6. 6.
    Gladman DD, Rahman P, Krueger GG et al (2008) Clinical and genetic registries in PsA. J Rheumatol 35:1458–1463PubMedGoogle Scholar
  7. 7.
    Taylor W, Gladman D, Helliwell P, Marchesoni A, Mease P, Mielants H, CASPAR Study Group (2006) Classification criteria for psoriatic arthritis—development of new criteria from a large international study. Arthritis Rheum 54:2665–2673PubMedCrossRefGoogle Scholar
  8. 8.
    Londoner. The world in one city. January 2004, page 4. www.london.gov.uk
  9. 9.
    Calin A, Porta J, Fries JF et al (1977) Clinical history as a screening test for ankylosing spondylitis. JAMA 237:2613–2614PubMedCrossRefGoogle Scholar
  10. 10.
    Rudvaleit M., van der Heijde, Landewe R. et al. The development of assessment of spondyloarthritis international society (ASAS) classification criteria for Axial Spodyloarthritis (part II). Validation and final selection Annals of Rheumatic Diseases 2009; (68): 777–783Google Scholar
  11. 11.
    Rudvaleit M, van der Heijde, Landewe R et al (2011) The Assessment of SpondyloArthritis International Society (ASAS) classification criteria for peripheral spodyloarthritis and for spondyloarthritis in general. Ann Rheum Dis 70:25–31CrossRefGoogle Scholar
  12. 12.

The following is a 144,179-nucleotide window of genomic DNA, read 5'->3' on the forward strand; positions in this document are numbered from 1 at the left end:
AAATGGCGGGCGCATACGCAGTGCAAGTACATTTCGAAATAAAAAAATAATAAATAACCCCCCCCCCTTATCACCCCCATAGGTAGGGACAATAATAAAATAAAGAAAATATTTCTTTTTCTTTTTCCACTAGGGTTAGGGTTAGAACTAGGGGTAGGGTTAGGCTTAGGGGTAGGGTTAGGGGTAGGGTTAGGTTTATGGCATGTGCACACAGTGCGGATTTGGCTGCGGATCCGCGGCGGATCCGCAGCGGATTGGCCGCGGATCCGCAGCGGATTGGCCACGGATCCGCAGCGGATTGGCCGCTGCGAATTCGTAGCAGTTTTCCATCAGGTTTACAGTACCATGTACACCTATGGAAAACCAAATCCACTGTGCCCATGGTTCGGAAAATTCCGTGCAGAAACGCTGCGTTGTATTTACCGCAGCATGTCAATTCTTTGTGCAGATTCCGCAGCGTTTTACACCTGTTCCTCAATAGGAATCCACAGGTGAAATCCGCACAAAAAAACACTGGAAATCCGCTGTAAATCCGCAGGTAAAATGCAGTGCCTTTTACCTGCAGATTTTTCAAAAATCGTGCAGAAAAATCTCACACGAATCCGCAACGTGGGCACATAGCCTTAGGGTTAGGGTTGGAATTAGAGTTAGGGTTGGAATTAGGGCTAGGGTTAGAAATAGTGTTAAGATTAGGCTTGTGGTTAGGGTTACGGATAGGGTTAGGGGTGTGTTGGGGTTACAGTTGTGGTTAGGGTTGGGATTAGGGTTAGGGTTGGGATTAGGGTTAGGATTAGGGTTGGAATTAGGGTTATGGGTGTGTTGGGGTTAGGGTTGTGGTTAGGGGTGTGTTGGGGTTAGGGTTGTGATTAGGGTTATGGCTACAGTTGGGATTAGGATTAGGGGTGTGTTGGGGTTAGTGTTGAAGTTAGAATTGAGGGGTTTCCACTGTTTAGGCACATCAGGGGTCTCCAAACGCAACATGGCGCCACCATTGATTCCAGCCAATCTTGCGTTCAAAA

Roussou E, Jurik AG (2011) Difficulties for the detection of positive signs of sacroiliitis in spondyloarthritides by magnetic resonance imaging (MRI) in everyday clinical practice. Clin Exp Rheumatol 29(3):594–595PubMedGoogle Scholar
  13. 13.
    Garrett S, Jenkinson T, Kennedy LG et al (1994) A new approach to defining disease status in ankylosing spondylitis: the Bath Ankylosing Spondylitis Disease Activity Index. J Rheumatol 21:2286–2291PubMedGoogle Scholar
  14. 14.
    Calin A, Garrett S, Whitelock H et al (1994) A new approach to defining functional ability in ankylosing spondylitis: the development of the Bath Ankylosing Spondylitis Functional Index. J Rheumatol 21:2281–2285PubMedGoogle Scholar
  15. 15.
    Fries JF, Spitz P, Kraines G, Holman H (1980) Measurement of patient outcome in arthritis. Arthritis Rheum 23:137–145PubMedCrossRefGoogle Scholar
  16. 16.
    Ware JE, Kosinski M, Keller SD (1996) A 12-item short-form health survey; construction of scales and preliminary tests of reliability and validity. Med Care 34:220–233PubMedCrossRefGoogle Scholar
  17. 17.
    McKenna S, Doward L, Whalley D, Tennant A, Emery P, Veale D (2004) Development of the psoriatic arthritis quality of life: a quality of life instrument specific to psoriatic arthritis. Ann Rheum Dis 63(2):162–169PubMedCrossRefGoogle Scholar
  18. 18.
    Husted JA, Gladman DD, Farewell VT et al (2001) Health related quality of life in patients with psoriatic arhtritis: a comparison with patients with RA. Arthritis Care Res 45:151–158CrossRefGoogle Scholar
  19. 19.
    Blackmore M, Gladman DD, Husted J et al (1995) Measuring health status in PsA: the HAQ and its modification. J Rheumatol 22:886–893PubMedGoogle Scholar
  20. 20.
    Husted JA, Gladman DD, Farewell VT et al (1997) Validating the SF-36 health survey questionnaire in patients with psoriatic arthritis. J Rheumatol 24:511–517PubMedGoogle Scholar
  21. 21.